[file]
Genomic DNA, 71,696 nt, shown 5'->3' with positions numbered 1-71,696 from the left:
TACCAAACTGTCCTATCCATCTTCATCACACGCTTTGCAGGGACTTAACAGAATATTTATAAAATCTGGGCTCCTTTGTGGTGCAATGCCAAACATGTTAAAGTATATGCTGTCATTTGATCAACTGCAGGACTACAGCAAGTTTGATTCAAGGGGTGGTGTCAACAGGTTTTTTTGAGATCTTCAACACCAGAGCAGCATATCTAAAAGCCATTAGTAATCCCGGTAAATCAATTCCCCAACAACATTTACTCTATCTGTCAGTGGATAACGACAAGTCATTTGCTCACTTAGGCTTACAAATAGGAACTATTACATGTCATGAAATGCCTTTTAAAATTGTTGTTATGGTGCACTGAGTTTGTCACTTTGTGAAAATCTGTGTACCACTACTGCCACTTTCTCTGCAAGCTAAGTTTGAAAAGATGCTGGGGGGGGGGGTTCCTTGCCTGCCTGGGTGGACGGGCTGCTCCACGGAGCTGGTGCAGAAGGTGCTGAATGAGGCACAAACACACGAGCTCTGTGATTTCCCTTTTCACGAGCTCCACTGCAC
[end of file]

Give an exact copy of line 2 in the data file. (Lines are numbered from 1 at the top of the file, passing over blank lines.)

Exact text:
TACCAAACTGTCCTATCCATCTTCATCACACGCTTTGCAGGGACTTAACAGAATATTTATAAAATCTGGGCTCCTTTGTGGTGCAATGCCAAACATGTTAAAGTATATGCTGTCATTTGATCAACTGCAGGACTACAGCAAGTTTGATTCAAGGGGTGGTGTCAACAGGTTTTTTTGAGATCTTCAACACCAGAGCAGCATATCTAAAAGCCATTAGTAATCCCGGTAAATCAATTCCCCAACAACATTTACTCTATCTGTCAGTGGATAACGACAAGTCATTTGCTCACTTAGGCTTACAAATAGGAACTATTACATGTCATGAAATGCCTTTTAAAATTGTTGTTATGGTGCACTGAGTTTGTCACTTTGTGAAAATCTGTGTACCACTACTGCCACTTTCTCTGCAAGCTAAGTTTGAAAAGATGCTGGGGGGGGGGGTTCCTTGCCTGCCTGGGTGGACGGGCTGCTCCACGGAGCTGGTGCAGAAGGTGCTGAATGAGGCACAAACACACGAGCTCTGTGATTTCCCTTTTCACGAGCTCCACTGCAC